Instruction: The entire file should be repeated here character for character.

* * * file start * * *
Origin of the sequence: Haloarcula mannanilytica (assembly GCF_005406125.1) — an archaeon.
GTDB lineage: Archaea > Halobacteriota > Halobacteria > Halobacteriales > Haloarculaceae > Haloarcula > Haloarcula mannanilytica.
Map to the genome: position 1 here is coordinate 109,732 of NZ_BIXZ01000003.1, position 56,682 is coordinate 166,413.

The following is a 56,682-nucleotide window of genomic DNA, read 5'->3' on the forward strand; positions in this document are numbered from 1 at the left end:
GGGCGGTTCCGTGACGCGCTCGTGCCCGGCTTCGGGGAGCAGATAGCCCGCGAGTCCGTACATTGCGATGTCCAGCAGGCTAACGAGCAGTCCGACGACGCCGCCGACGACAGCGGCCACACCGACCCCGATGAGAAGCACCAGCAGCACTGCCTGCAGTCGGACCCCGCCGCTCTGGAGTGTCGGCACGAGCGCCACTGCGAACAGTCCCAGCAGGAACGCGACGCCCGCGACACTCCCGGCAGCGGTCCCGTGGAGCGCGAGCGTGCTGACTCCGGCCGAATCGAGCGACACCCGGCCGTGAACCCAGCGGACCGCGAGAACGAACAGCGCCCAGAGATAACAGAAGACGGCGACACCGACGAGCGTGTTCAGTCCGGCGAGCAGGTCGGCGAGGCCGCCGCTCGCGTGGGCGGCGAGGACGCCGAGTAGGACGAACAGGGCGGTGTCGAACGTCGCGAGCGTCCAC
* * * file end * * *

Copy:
Origin of the sequence: Haloarcula mannanilytica (assembly GCF_005406125.1) — an archaeon.
GTDB lineage: Archaea > Halobacteriota > Halobacteria > Halobacteriales > Haloarculaceae > Haloarcula > Haloarcula mannanilytica.
Map to the genome: position 1 here is coordinate 109,732 of NZ_BIXZ01000003.1, position 56,682 is coordinate 166,413.

The following is a 56,682-nucleotide window of genomic DNA, read 5'->3' on the forward strand; positions in this document are numbered from 1 at the left end:
GGGCGGTTCCGTGACGCGCTCGTGCCCGGCTTCGGGGAGCAGATAGCCCGCGAGTCCGTACATTGCGATGTCCAGCAGGCTAACGAGCAGTCCGACGACGCCGCCGACGACAGCGGCCACACCGACCCCGATGAGAAGCACCAGCAGCACTGCCTGCAGTCGGACCCCGCCGCTCTGGAGTGTCGGCACGAGCGCCACTGCGAACAGTCCCAGCAGGAACGCGACGCCCGCGACACTCCCGGCAGCGGTCCCGTGGAGCGCGAGCGTGCTGACTCCGGCCGAATCGAGCGACACCCGGCCGTGAACCCAGCGGACCGCGAGAACGAACAGCGCCCAGAGATAACAGAAGACGGCGACACCGACGAGCGTGTTCAGTCCGGCGAGCAGGTCGGCGAGGCCGCCGCTCGCGTGGGCGGCGAGGACGCCGAGTAGGACGAACAGGGCGGTGTCGAACGTCGCGAGCGTCCAC